Peter Says He Doesn't
(Matthew 26.69,70; Mark 14.66-68; Luke 22.55-57)
15Simon Peter and another disciple followed Jesus. That disciple knew the high priest, and he followed Jesus into the courtyard of the high priest's house. 16Peter stayed outside near the gate. But the other disciple came back out and spoke to the girl at the gate. She let Peter go in, 17but asked him, “Aren't you one of that man's followers?”
“No, I am not!” Peter answered.
18It was cold, and the servants and temple police had made a charcoal fire. They were warming themselves around it, when Peter went over and stood near the fire to warm himself.
Jesus Is Questioned
(Matthew 26.59-66; Mark 14.55-64; Luke 22.66-71)
19The high priest questioned Jesus about his followers and his teaching. 20But Jesus told him, “I have spoken freely in front of everyone. And I have always taught in our synagogues and in the temple, where all of our people come together. I have not said anything in secret. 21Why are you questioning me? Why don't you ask the people who heard me? They know what I have said.”
22As soon as Jesus said this, one of the temple police hit him and said, “That's no way to talk to the high priest!”
23Jesus answered, “If I have done something wrong, say so. But if not, why did you hit me?” 24Jesus was still tied up, and Annas sent him to Caiaphas the high priest.
Peter Again Denies
(Matthew 26.71-75; Mark 14.69-72; Luke 22.58-62)
25While Simon Peter was standing there warming himself, someone asked him, “Aren't you one of Jesus' followers?”
Again Peter denied it and said, “No, I am not!”
26One of the high priest's servants was there. He was a relative of the servant whose ear Peter had cut off, and he asked, “Didn't I see you in the garden with that man?”
27Once more Peter denied it, and right then a rooster crowed.
The story of Peter’s betrayal of Jesus is well known. So are all the mistakes he made (like losing his nerve and his faith when he tried to walk on water) and the mistakes and blunders all the disciples made.
It’s easy to judge from a safe distance. But would we have done better? Faced with the real possibility that we could be arrested and beaten and executed would we have been bold enough to say we were followers of a man who had just been dragged off to be put on trial? Would we have been able to jump out of a boat in a storm, confident that despite wind and waves and the likelihood of drowning the water would hold us up like it did Jesus? And if Jesus had said he was going to Jerusalem to be beaten and killed might we not have tried to change his mind and earned his rebuke: “Get behind me, Satan”?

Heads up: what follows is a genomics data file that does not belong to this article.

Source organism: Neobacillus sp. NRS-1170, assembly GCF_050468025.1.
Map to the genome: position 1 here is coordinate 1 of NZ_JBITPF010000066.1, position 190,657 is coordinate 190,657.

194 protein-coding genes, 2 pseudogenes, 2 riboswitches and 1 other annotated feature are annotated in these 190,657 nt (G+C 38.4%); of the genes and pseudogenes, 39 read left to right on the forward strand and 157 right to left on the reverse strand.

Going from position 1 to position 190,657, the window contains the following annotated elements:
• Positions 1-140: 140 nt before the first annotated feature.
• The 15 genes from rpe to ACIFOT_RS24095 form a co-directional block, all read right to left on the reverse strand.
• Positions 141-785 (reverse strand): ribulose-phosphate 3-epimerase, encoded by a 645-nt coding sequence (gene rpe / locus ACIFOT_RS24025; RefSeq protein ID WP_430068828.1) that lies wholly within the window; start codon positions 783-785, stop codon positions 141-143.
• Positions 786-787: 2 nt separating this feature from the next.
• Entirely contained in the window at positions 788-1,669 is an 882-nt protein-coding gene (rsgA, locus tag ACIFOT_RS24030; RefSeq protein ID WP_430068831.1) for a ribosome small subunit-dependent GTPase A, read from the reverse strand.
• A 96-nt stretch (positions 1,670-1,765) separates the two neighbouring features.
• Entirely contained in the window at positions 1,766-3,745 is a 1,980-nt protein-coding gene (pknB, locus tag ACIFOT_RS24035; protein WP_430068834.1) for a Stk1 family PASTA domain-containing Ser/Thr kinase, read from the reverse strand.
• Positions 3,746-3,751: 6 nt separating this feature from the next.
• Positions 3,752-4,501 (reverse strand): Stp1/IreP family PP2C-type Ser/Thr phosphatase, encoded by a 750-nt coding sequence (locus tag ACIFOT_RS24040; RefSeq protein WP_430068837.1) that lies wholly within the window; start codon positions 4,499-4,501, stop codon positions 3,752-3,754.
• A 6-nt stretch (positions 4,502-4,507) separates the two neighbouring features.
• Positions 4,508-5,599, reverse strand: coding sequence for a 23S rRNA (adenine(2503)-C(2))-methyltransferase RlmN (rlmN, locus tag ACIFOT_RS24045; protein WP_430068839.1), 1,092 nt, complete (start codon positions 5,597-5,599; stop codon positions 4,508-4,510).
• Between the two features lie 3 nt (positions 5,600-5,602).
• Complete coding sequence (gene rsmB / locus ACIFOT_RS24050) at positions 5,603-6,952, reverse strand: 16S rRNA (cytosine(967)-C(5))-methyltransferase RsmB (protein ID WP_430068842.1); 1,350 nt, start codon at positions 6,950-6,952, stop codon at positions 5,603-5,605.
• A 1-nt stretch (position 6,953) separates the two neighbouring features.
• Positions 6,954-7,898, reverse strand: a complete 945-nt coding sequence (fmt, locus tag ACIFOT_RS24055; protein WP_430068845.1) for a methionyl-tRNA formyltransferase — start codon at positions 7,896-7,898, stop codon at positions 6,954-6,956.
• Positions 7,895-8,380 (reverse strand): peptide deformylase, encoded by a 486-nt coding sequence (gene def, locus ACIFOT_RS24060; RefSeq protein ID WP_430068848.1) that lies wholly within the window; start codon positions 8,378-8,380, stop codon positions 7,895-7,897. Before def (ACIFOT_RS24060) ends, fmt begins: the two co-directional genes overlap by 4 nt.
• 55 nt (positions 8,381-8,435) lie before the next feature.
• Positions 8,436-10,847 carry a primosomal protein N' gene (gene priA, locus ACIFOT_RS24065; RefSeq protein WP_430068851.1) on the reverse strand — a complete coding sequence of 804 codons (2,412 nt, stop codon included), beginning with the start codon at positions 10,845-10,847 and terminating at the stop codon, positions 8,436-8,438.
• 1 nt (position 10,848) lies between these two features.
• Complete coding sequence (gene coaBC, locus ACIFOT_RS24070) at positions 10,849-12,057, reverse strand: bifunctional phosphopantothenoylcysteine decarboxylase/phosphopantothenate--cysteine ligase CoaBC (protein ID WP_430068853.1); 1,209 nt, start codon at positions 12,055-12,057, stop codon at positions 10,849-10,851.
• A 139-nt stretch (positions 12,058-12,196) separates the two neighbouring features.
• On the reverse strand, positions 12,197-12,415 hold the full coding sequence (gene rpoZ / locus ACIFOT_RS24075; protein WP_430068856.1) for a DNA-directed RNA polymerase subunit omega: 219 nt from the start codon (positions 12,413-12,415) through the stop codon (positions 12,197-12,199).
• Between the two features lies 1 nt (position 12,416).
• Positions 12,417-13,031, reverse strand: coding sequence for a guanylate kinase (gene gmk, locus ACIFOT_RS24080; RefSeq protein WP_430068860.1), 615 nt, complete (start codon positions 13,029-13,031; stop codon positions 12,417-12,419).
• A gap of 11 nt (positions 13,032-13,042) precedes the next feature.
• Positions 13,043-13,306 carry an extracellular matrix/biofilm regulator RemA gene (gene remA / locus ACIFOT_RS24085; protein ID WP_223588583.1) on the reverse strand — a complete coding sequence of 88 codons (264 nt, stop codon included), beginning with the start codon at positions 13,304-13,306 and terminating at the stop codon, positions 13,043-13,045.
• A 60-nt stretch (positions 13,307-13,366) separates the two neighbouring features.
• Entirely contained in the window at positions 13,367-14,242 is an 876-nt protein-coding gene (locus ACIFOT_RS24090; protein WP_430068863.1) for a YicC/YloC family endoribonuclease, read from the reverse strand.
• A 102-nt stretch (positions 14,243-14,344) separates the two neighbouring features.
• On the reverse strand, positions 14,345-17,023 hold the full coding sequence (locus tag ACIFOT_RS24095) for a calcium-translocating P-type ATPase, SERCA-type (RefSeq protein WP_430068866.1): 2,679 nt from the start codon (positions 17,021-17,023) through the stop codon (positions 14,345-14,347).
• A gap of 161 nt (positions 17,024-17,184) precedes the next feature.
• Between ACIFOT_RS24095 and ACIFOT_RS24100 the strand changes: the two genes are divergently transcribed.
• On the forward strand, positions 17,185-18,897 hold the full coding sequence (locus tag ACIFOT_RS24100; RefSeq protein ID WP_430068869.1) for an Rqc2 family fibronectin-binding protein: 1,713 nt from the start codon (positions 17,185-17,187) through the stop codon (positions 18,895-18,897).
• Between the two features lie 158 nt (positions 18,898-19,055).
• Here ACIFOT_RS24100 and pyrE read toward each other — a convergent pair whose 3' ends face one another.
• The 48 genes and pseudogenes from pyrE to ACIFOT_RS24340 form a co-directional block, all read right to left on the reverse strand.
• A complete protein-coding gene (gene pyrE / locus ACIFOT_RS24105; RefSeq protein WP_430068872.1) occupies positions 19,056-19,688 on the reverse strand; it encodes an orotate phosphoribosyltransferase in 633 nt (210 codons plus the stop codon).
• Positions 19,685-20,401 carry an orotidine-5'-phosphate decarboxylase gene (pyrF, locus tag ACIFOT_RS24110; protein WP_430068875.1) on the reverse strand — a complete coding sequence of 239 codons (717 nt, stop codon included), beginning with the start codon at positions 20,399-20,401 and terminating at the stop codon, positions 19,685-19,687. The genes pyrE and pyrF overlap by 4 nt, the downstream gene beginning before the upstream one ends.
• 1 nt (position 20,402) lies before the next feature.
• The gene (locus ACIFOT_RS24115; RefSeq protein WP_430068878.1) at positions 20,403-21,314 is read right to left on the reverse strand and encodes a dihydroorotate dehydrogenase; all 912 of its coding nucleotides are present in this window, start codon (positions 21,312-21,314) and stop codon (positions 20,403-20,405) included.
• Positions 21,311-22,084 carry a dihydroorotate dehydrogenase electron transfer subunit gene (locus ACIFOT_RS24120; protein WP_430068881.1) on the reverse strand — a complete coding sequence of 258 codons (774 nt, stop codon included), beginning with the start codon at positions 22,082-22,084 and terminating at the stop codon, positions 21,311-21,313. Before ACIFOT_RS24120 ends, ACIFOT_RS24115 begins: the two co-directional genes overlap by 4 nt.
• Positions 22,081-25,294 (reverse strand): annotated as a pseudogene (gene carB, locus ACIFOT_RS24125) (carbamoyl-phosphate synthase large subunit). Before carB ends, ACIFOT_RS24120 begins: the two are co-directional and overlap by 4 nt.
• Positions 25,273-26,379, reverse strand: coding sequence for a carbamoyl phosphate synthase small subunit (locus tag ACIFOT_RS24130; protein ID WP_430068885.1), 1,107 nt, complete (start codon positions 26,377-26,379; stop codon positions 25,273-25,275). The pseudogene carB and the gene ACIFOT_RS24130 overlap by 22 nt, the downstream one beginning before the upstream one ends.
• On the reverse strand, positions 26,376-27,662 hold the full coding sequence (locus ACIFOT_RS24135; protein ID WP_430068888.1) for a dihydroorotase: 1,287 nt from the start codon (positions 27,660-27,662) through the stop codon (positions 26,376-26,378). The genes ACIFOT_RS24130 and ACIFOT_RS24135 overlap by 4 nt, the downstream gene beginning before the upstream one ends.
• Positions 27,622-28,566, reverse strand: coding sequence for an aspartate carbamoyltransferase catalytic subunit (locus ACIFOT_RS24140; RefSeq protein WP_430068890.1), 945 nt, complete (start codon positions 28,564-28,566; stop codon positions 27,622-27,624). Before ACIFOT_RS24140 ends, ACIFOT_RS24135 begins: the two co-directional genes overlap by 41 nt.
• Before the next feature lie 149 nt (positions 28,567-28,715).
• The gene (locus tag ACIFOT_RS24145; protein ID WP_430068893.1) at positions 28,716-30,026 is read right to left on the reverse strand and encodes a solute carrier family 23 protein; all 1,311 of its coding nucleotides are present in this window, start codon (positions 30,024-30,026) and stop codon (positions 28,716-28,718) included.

Everything Peter did wrong we could have done wrong and many of us, if we are honest, would admit we have done the same wrong things today or actions very much like them. It may be Peter’s story in the story of Christ’s arrest and execution but Peter’s story might just as easily be our story. It could have been us.
Which is one reason why I think honest stories about human failings like this one are included in Scripture. Not for us to point fingers but to realize such fears overcome even the best of intentions and, sometimes, the best Christians. We make a mistake if we think God has a story like Peter’s betrayal of Christ in his Word because he wants us to be smug and think we’re better than that. I think this story of Peter is recounted to remind us “that there but for the grace of God go I.”
Peter would become a great leader but he would still be human and prone to human failings. Paul recounts another failure of Peter’s nerve and faith when Peter would pretend he didn’t have Gentile Christian friends or eat in Gentile ways so as to appease very judgmental and legalistic Jewish Christians who showed up. Yet we know Peter found forgiveness for his betrayal from Jesus himself after the resurrection and we can be confident he found more of that grace in the life of Christian commitment and leadership he led after Jesus left the earth. And he continued to make a difference for the gospel.
In the same way we need not despair when we feel we have messed up. We can repent and seek forgiveness and get up and start again just like Peter. And just like Peter, despite our failings and by the grace of God, we can carry on to still make a difference for the Kingdom of God.
Lord, I am not here to judge Peter and I never want to fail like he failed when Jesus was arrested and tried. But I am here to say thank you that you show me with this story that anyone can fail, and that a person can get up again even after a great failure, and that your grace and forgiveness can carry us forward to do great things for you despite our failures of courage and faith. Thank you for your never ending love. In Jesus’ name, Amen.